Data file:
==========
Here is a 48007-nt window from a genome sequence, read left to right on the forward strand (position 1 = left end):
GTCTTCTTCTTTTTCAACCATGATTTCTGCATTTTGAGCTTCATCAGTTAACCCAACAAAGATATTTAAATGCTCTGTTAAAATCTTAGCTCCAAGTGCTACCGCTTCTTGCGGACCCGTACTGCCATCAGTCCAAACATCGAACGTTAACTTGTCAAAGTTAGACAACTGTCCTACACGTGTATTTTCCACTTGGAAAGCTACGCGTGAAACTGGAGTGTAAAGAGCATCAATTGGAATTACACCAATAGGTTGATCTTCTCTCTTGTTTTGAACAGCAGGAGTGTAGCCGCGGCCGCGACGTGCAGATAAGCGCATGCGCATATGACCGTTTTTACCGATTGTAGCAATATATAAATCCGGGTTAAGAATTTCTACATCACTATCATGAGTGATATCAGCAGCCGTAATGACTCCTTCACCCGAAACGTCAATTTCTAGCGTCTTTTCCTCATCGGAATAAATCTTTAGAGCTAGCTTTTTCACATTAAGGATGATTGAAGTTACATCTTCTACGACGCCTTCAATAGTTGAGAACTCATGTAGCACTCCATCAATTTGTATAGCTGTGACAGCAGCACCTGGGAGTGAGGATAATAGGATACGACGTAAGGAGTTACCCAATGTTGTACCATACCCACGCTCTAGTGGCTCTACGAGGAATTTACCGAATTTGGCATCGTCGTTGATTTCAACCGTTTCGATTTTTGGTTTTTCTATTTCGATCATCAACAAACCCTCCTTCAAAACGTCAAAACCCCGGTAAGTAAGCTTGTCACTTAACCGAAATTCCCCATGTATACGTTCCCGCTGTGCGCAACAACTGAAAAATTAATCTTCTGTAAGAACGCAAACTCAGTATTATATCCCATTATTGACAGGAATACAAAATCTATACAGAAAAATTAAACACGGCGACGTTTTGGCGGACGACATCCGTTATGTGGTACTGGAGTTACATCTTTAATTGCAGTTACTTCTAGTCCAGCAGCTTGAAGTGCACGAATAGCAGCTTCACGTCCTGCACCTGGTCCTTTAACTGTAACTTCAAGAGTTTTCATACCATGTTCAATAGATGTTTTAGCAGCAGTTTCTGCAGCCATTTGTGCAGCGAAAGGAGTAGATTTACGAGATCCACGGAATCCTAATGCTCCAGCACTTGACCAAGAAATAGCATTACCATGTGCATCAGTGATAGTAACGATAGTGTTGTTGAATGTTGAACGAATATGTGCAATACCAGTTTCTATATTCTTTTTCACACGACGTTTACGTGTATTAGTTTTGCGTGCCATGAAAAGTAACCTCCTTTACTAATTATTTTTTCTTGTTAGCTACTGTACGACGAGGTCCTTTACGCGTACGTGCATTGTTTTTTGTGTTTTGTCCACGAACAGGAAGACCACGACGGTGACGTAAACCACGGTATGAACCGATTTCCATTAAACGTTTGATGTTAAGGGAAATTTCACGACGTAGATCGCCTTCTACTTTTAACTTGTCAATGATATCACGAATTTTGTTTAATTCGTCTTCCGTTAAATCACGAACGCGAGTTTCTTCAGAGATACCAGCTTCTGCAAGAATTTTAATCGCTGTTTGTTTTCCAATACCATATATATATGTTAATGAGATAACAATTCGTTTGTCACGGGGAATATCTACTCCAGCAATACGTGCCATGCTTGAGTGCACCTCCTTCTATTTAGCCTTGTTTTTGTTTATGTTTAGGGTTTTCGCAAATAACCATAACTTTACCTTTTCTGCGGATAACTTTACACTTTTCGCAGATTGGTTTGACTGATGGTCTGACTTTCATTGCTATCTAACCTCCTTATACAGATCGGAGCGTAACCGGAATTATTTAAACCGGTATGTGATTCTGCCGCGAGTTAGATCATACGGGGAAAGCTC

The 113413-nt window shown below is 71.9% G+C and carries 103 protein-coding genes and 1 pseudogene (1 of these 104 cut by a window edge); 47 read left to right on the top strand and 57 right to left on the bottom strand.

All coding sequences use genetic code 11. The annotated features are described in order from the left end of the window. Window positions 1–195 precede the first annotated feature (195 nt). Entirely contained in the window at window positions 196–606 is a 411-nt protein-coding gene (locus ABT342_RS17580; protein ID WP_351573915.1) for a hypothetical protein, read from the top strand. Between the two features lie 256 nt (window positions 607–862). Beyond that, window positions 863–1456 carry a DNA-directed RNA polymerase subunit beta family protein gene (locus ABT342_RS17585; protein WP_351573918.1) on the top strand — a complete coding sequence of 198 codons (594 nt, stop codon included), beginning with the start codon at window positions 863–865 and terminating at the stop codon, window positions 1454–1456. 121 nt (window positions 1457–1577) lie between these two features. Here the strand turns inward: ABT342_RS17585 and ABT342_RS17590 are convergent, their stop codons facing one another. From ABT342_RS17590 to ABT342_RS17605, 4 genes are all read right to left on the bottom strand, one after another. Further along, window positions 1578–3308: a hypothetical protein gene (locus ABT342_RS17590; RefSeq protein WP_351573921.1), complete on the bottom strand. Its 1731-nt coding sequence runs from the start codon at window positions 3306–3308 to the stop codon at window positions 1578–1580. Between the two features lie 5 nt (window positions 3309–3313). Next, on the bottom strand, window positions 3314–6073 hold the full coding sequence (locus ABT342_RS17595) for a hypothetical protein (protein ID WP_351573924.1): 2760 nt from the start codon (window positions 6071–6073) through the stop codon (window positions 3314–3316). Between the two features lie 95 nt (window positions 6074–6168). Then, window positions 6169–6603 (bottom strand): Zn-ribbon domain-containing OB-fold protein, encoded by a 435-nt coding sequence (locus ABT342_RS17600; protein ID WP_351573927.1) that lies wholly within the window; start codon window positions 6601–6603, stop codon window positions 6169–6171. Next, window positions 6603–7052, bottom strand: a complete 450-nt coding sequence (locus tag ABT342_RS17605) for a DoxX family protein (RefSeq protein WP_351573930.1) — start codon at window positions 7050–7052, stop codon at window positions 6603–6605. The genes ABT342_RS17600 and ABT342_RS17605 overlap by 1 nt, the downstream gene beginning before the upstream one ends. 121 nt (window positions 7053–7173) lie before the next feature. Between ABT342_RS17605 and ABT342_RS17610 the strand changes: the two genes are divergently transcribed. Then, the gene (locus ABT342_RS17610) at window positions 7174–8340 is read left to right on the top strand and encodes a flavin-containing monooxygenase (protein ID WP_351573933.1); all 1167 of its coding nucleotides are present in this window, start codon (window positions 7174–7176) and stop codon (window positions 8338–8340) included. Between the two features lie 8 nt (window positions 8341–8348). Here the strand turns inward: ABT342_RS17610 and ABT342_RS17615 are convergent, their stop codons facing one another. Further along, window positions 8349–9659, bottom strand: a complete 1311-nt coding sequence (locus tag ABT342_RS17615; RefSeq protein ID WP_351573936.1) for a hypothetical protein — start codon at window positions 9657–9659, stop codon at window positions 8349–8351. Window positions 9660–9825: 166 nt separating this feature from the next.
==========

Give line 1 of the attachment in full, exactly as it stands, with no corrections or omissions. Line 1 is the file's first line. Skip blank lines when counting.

Here is a 48007-nt window from a genome sequence, read left to right on the forward strand (position 1 = left end):